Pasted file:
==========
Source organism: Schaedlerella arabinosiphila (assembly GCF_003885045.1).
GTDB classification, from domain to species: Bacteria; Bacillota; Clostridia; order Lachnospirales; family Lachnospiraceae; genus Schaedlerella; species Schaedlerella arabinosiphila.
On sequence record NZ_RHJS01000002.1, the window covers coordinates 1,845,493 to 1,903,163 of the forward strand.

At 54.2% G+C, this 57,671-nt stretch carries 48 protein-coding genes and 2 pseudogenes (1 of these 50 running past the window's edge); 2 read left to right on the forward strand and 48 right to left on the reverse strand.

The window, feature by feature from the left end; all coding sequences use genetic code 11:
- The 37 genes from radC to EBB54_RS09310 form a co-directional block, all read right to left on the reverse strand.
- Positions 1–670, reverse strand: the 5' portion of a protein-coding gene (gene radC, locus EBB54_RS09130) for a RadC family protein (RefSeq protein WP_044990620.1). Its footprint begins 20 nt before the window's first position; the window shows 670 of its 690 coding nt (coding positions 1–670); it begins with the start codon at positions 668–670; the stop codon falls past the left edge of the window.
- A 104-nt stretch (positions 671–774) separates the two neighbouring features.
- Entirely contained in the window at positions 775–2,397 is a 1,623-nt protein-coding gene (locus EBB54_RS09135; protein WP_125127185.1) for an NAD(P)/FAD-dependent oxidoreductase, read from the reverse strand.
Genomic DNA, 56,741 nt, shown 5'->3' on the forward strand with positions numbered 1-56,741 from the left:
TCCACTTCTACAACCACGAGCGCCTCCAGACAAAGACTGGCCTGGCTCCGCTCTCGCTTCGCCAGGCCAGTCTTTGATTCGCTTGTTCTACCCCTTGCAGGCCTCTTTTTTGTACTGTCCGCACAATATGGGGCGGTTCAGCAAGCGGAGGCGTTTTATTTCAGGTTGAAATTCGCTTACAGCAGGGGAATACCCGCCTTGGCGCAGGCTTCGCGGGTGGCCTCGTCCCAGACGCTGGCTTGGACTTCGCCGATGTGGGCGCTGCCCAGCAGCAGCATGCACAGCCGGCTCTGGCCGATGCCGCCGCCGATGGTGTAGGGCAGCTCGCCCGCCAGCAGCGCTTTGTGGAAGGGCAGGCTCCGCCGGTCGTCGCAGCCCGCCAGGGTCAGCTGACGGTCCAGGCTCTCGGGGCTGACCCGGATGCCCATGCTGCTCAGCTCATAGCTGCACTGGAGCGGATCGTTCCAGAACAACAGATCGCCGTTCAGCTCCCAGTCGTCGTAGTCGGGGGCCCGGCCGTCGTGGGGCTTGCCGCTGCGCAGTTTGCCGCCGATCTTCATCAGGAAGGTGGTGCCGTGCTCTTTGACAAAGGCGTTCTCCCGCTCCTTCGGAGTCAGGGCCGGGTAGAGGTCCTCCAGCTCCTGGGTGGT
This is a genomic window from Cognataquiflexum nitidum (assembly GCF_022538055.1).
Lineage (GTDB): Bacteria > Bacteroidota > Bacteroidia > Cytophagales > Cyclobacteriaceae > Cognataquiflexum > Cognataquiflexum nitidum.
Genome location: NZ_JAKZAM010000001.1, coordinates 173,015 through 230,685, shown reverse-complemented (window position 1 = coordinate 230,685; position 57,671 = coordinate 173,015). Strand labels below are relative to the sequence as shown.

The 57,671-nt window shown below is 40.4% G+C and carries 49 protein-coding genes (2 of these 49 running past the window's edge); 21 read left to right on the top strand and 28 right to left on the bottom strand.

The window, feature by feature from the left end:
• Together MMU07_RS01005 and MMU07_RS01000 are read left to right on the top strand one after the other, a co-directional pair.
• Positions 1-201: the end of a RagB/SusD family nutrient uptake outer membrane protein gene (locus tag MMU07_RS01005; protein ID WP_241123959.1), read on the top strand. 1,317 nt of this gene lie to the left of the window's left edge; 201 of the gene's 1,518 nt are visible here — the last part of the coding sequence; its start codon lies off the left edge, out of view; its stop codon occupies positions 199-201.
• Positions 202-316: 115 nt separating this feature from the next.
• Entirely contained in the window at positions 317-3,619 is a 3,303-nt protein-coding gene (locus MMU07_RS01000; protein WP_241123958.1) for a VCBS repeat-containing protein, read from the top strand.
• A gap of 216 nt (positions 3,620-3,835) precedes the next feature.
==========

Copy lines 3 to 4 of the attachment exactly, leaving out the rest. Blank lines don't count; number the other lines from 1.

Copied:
On sequence record NZ_RHJS01000002.1, the window covers coordinates 1,845,493 to 1,903,163 of the forward strand.

At 54.2% G+C, this 57,671-nt stretch carries 48 protein-coding genes and 2 pseudogenes (1 of these 50 running past the window's edge); 2 read left to right on the forward strand and 48 right to left on the reverse strand.